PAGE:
Speaking of book reviews… there are a few texts I’m reading now that I will be submitting for #acwri projects and there are others I will blog about from my #SummerReading list, such as Personal Connection in the Digital Age by Nancy K. Baym
This book was published in 2010 as part of the digital media and society series to share how new technologies are impacting our lives and altering our communication. As I research and compile information on digital media and its impact for learning and training for my literature review I thought this academic work provided a solid overview of digital relationships. By sharing the evolution of technology, mediated communication, and online community development, Nancy Baym presents both theoretical frameworks and historical perspectives about digital media’s influence on our society and personal relationships.
Baym provides an overview of interpersonal communication, and she threads both academic research and societal practices of digital media use in this book. As an academic text, there are a number of detailed references and theoretical underpinnings that I have flagged to follow-up as I edit my own literature review. For others who might not be researching and writing in this area, I think this book is still accessible and an interesting read as digital and social media consumes our lives. The technical jargon is kept to a minimum and the writing flows well with research, examples, and anecdotes intertwined in the text.
As I read this book, it was easy to reflect on my personal connections and how digital media shapes my PLN. I thought about how great it is to have peers and communities that I can interact with and play in – without being geographically close to them. I thought fondly of those relationships that have been either been initiated online or mediated digitally from a distance, and I am thankful for how digital media as evolved. I am able to communicate and enage with a variety of networks/communities beyond e-mail, discussion forums, and IM (Thanks VoIP, video, web conferencing, photo-sharing, social bookmarks, blogs, Twitter, social networks, and much more!).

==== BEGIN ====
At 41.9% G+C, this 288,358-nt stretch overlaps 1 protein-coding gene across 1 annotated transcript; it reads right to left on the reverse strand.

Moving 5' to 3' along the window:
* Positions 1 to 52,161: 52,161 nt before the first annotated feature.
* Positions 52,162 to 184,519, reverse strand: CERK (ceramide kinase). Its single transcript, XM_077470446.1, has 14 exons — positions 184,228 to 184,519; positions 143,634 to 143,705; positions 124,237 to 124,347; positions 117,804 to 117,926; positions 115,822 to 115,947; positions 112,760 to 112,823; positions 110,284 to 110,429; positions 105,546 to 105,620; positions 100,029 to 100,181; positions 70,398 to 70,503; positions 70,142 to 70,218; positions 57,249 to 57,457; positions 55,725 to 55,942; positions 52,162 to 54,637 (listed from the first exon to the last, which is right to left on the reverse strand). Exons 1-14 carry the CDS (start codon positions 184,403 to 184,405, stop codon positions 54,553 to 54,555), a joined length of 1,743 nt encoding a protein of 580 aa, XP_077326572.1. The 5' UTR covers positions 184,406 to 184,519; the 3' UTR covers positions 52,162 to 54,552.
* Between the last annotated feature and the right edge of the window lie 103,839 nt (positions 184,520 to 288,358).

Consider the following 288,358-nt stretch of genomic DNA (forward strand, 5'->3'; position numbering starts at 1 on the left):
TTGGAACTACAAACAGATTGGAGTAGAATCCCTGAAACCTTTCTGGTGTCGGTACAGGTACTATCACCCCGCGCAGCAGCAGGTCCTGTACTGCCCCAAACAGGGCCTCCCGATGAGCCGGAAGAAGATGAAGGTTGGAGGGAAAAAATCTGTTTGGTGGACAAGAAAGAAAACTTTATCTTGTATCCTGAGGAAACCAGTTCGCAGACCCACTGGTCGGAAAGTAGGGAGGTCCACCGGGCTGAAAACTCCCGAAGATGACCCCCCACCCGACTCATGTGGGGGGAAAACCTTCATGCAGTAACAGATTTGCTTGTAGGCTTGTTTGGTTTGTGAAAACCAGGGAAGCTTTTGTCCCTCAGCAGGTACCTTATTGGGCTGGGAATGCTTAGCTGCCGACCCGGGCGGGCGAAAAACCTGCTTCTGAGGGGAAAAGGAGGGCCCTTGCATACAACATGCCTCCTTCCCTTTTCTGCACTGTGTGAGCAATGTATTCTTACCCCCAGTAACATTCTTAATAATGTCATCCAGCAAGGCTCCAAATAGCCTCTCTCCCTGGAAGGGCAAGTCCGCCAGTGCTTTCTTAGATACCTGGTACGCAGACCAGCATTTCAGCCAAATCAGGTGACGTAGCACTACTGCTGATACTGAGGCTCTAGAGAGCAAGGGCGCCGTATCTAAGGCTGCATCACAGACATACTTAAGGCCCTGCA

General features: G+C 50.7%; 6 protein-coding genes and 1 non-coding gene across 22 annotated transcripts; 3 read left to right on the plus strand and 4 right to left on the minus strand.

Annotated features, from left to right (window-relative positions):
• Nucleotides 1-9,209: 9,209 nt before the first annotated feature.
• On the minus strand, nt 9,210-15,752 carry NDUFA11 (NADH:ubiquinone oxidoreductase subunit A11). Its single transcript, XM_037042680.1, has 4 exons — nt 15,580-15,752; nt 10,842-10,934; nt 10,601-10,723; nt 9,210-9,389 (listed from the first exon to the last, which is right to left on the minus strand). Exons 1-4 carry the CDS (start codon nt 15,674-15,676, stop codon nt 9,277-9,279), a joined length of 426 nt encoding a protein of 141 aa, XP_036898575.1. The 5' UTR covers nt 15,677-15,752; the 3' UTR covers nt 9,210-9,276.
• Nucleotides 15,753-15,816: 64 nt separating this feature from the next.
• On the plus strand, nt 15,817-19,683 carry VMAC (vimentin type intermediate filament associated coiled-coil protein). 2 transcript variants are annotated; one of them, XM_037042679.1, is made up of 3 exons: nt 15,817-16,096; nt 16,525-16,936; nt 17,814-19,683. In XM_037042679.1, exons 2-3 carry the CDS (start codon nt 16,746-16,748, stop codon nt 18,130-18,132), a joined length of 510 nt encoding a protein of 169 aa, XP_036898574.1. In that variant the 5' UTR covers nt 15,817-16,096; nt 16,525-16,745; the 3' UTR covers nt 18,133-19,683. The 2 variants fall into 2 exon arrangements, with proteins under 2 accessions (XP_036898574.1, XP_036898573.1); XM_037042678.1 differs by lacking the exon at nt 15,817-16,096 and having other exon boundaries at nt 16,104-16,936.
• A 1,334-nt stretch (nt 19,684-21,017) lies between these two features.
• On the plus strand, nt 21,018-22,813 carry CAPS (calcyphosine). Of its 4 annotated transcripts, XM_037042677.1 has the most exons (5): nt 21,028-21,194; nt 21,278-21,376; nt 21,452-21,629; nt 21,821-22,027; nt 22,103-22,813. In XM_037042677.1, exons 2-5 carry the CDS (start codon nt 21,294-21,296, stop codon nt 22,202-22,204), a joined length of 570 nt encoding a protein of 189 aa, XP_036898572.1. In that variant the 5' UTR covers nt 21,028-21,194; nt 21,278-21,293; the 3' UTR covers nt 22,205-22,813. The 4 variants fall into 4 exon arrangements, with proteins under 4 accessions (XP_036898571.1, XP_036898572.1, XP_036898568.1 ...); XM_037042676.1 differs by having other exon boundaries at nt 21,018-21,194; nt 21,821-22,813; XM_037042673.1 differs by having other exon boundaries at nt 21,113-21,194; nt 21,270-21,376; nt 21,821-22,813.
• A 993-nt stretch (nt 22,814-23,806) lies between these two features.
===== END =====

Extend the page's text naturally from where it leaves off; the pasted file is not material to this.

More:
For anyone who is interested in personal digital connections and what it means to be “connected” to a learning network, I think you will enjoy this book. As digital identities and online communities grow, it will be critical to consider the issues Baym introduces in each chapter:
- New forms of personal connection – identity of the self online and offline, interactivity on the internet, and reviewing social context for digital media
- Making new media make sense – emerging technology reflection, social construction, technological determinism, and how technology shapes the social
- Communication in digital spaces – how digital media influences communication and personal expression; digital mediums and modes; context of communication
- Communities and networks – online networks, shared practices online, social integration, relationship development, lurkers, virtual “space” and community engagement/civic action; networked individuals vs. the collectivism
- New relationships, new selves? – meeting new connections, digital identity development, authenticity, socially mediated/constructed relationships
- Digital media in relational development and maintenance – building relationships with those you met online, mediated relationship development – influences & effects, social norms and information sharing
4 thoughts on “Personal Connections in the Digital Age – A Book Review”
Thanks for that helpful summary.
This is a good book and I’m very glad that you read an enjoyed it; it’s an excellent summary of much of what we know about CMC. Did you find it to be very dense? I did but I think it may be because I am familiar enough with the literature in this area to recognize that many of the words and phrases she used were laden with meaning and underlying literature.
Absolutely. It was dense, but I think it provided a good overview of the literature for CMC and digital media for research – I suppose reading it was easier if you have a background and/or are familiar with it. I enjoyed it.
On the contrary, I think it was more difficult having some background knowledge. I knew that many of the phrases she used have a significant body of literature underlying them so I was constantly slowed down by recalling that history and evaluating how this book fit into that history (e.g. “Is her summary accurate? Is that the best way to approach this complex topic?”). I would imagine that the book would have been much easier if I didn’t know that and wasn’t constantly slowing down to remember concepts and process the book in the context of the broad and sometimes deep bodies of literature being summarized.